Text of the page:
Tuesday, September 29, 2009

Indoor air versus outdoor: Which is cleaner?

open window / iStockPhoto

The surprising answer is that the air outside your home is probably healthier than the air inside.

Indoor air can be two to five times more polluted than outdoor air even in the largest and most industrialized cities, according to the Environmental Protection Agency.

Even in smoggy Los Angeles? Yes.

Martin Wolfe, Seventh Generation's "Scienceman," measured pollution levels in several Los Angeles locations including the side of a freeway, behind a natural-gas powered bus, inside private homes, and more. The result: The outside air in LA is twice as good for you as the air inside your home.

You can see the testing process for yourself in the entertaining video below.

We spend about 90 percent of our time indoors, so it's worth making small changes to improve the air whenever you can. Below are some tips to help you breathe easier when you're at home.

Think twice about what you bring into your home:

  • Air out dry-cleaned clothes before hanging them in your closet.
  • Stay away from commercial air fresheners. Many contain synthetic fragrances that can aggravate allergies and asthma. Instead, find the source of the odor and fix it.
  • Switch to less toxic household cleaning products or follow in grandma's footsteps and use items right out of your pantry. For example, use Alka Seltzer to clean your toilet, glass baking dishes, and more.
  • Choose low-VOC paints, sealants, and glue. A wide variety of affordable options that work well are available at most home improvement stores.
  • Replace a vinyl shower curtain with one made from a natural material such as cotton or linen.
  • Minimize carpeting and look for formaldehyde-free pressed wood furniture and supplies when decorating.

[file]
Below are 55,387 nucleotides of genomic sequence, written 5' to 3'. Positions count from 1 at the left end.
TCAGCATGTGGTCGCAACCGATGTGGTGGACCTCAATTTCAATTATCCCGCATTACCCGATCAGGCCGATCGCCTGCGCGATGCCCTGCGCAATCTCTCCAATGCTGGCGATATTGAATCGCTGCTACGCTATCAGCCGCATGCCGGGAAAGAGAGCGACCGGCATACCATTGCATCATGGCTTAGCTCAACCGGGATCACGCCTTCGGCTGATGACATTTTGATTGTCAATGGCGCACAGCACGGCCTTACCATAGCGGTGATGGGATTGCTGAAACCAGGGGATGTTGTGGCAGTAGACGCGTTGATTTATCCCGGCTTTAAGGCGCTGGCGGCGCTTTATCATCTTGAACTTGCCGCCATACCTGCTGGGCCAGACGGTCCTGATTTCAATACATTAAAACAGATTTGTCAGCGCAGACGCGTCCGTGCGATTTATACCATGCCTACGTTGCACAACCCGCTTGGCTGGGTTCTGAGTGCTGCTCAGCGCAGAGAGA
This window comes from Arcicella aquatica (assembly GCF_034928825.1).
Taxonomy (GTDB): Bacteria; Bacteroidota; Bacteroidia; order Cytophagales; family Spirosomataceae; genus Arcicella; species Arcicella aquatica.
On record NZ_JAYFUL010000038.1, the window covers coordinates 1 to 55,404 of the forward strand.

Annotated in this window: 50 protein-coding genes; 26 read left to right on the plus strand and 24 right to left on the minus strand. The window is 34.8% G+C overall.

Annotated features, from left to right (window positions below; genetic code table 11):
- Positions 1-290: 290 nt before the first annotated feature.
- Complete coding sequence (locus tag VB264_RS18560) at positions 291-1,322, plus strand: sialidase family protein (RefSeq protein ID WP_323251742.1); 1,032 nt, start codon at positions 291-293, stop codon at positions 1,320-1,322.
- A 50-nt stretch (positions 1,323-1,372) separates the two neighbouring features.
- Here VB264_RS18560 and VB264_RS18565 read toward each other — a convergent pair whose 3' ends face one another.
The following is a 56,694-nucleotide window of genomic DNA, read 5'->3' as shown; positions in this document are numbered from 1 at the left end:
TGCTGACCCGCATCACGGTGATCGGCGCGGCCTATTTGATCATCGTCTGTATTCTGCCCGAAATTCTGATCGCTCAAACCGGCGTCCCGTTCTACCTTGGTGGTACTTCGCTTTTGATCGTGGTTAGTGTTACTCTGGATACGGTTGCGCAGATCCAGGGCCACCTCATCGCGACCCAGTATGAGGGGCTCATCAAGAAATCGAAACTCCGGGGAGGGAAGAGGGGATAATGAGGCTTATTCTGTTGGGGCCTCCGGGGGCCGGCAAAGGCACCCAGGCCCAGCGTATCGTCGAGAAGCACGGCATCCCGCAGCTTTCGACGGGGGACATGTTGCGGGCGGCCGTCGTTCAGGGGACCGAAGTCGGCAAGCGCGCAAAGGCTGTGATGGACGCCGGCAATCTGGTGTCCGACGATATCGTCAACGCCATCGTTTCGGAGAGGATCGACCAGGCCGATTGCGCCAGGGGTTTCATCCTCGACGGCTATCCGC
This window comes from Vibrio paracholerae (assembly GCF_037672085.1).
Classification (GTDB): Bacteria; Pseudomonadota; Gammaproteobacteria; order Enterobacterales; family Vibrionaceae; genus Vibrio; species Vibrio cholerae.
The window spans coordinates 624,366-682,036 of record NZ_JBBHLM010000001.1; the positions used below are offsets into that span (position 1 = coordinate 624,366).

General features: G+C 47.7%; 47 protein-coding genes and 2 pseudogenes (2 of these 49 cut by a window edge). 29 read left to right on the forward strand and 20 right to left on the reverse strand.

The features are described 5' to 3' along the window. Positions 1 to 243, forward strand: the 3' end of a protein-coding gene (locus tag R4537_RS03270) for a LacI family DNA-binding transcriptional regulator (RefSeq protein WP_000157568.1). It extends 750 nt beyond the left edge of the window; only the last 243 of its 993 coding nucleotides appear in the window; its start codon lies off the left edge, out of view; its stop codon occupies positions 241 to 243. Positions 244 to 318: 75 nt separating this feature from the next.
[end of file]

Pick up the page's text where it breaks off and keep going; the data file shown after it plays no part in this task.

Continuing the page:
Maintain and clean your house regularly:

  • Wet-mop or vacuum with a high-efficiency particulate (HEPA) air filter often to limit the chemicals that can accumulate in household dust.
  • Fix leaks to help avoid formation of molds.
  • Change your furnace's filters regularly and maintain other fuel-burning appliances.

Keep track of potential pollutants:

  • Install battery-operated carbon monoxide detectors in your bedroom and other places where you spend a lot of time. Make sure you place detectors in spots where you can hear them, and change the batteries regularly.
  • Buy a simple radon test kit to determine if radon levels in your home are too high. Radon is a naturally occurring gas that's found in the ground, and it can accumulate in a basement and make its way into your living area.

Let the fresh air in

When it comes to ventilation, there are several options from opening your windows on a windy day to using kitchen and bathroom exhaust fans to employing a whole-house mechanical system. You can ask a knowledgeable professional to explain how you can bring in enough outdoor air to dilute the pollutants in your house and circulate some of them outside.

Environmental journalist Lori Bongiorno shares green-living tips and product reviews with Yahoo! Green's users. Send Lori a question or suggestion for potential use in a future column. Her book, Green Greener Greenest: A Practical Guide to Making Eco-smart Choices a Part of Your Life is available on Yahoo! Shopping and Amazon.com.

No comments:

Post a Comment